Status in some circles is equated with size, which may explain the migration toward private vessels the size of small cruise ships. Size may also be a factor in the rise in fractional yacht ownership. Two high-net-worth individuals may not have the means to acquire a spectacularly sized yacht, but they can buy the vessel if they share ownership.

When they do, they invite trouble.

Promises, promises

Two friends or business associates who agree to fractionally own a yacht 50-50 also share in the related risks on the same proportionate basis. Since no two people are alike—even close friends can have dissimilar personalities—each owner is gambling that the other will maintain and operate the ship according to the insurance policy’s coverage terms and conditions.

Let’s assume two longtime business associates, Jim and Anand, share in a large yacht’s ownership, each man taking possession of the yacht on a season-by-season basis. Anand has some experience helming a boat, whereas Jim has none. The insurance policy requires that only the hired captain and crew can operate the craft.

One evening, while the captain is shoreside, Anand orders the crew to take the yacht out to sea. If the ship capsizes for some reason, both he and Jim are financially responsible for the entire loss—even though Jim had nothing to do with the decision.

Not to pick on Anand, but let’s say he decides to enter the yacht in a regatta, unbeknownst to Jim. The policy prohibits the use of the yacht for racing purposes. During the race, the captain accidentally bumps into a competing ship, resulting in damage to both vessels’ hulls. Jim now also can be held responsible for some or all of the costs to repair each craft.

If Jim is in possession of the yacht and decides to have the captain and crew sail it beyond the territorial limits stated in the insurance policy, Anand is now on the hook for potential hull damage and any liabilities.

Let’s say Anand is a neat freak but Jim is not—a Felix and Oscar, respectively. Jim may fail to address or postpone needed maintenance and repair issues. You can pretty much figure out the rest from here.

The complications of maritime law

Compliance with maritime law is another complication. Yacht owners need to be sure that their policy provides for Jones Act coverage – which pays employee benefits similar to workers compensation to the captain and crew. This coverage may also carry some of the same exclusions found in a yacht’s liability and hull insurance policies. If a crewmember is badly hurt in an incident that is excluded from coverage, both owners are financially liable for the person’s medical, rehabilitation and loss of income expenses.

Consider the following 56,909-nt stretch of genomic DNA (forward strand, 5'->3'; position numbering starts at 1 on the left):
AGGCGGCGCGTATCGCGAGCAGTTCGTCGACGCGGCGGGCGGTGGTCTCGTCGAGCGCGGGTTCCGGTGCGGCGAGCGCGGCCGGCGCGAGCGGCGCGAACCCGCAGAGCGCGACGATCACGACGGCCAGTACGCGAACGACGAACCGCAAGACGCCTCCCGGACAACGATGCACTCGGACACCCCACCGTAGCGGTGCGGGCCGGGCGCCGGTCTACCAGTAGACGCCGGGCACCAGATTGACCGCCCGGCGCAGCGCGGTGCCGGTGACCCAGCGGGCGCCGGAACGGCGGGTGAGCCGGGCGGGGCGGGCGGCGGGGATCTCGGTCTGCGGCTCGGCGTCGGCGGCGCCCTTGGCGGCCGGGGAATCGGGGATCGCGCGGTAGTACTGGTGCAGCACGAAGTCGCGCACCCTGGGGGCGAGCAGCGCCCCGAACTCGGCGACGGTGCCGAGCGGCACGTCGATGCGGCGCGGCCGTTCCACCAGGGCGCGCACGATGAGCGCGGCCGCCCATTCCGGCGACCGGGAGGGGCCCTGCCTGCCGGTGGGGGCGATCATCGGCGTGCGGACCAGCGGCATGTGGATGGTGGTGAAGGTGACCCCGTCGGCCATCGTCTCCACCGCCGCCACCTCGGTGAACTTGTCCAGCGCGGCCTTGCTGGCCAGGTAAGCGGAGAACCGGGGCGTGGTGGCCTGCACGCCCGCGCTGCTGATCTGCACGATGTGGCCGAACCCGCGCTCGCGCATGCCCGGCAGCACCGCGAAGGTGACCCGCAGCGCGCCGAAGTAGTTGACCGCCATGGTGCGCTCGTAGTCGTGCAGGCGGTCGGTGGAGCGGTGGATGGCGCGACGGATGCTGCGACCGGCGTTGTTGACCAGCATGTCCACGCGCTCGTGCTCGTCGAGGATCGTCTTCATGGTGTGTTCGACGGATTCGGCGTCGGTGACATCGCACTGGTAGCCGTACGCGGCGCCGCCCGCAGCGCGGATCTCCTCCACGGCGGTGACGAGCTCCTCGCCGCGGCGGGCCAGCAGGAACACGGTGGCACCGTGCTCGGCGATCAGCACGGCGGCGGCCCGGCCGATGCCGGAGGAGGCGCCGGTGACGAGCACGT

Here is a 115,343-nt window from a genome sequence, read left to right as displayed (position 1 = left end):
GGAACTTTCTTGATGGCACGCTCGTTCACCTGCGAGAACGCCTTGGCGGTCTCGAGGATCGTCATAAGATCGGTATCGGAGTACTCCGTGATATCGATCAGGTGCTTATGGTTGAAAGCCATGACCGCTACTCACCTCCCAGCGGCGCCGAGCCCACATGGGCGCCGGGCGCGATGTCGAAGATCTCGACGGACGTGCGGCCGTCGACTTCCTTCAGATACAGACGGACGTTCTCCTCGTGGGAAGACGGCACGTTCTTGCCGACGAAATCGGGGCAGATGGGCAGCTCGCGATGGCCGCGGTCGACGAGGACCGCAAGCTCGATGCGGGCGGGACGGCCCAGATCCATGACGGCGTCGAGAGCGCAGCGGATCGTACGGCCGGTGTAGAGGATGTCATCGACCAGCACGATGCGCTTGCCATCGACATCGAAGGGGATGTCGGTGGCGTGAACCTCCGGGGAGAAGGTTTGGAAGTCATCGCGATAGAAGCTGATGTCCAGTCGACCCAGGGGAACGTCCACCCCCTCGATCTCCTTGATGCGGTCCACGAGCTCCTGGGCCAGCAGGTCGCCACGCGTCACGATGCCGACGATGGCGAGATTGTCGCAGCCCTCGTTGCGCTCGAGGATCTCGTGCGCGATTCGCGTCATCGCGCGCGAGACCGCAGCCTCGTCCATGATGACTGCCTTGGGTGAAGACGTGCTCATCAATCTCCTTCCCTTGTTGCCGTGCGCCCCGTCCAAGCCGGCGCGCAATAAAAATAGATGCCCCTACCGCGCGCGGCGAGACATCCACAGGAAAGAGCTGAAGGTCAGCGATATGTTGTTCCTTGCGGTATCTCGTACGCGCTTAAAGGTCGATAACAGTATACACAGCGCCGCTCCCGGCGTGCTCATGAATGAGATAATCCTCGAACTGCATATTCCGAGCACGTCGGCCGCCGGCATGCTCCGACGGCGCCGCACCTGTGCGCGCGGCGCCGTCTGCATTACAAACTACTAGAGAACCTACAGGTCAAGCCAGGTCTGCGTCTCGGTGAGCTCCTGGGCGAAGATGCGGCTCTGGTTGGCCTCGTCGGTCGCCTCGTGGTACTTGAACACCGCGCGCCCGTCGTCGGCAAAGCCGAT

By now, you are probably thinking the solution is simply for Jim and Anand to have two sets of separate insurance policies, one set for each owner. Great idea, but not possible. The private owner of a mega-yacht is a registered entity, typically an LLC (limited liability company). The yacht is insured under the name of the LLC, with each of its owners specifically identified as a separate insured under the policy. Each owner is subject to the other owners’ faulty operation and maintenance of the vessel.

Obviously, the more owners of a yacht, the more complex the risk of loss becomes. Families can be torn apart by a fractional yacht ownership strategy that founders, but at least the likelihood of post-loss litigation is decreased by familial considerations. On the other hand, when business associates engage in the transaction, an uninsured accident is virtually sure to result in protracted legal maneuvering.

No one is arguing against fractional yacht ownership. For some high-net-worth families, it may be the only means to take occasional possession of a mega-yacht. But the related risks must be clearly understood well before signing one’s name to the deal. In such cases, seek out an insurance broker with expertise and knowledge of maritime insurance. Only then can one sail the seven seas free of worry: true relaxation.




From, March 24, 2015  © 2015 Summit Professional Networks. All rights reserved. Used by permission and protected by the Copyright Laws of the United States. The printing, copying, redistribution, or retransmission of this Content without express written permission is prohibited.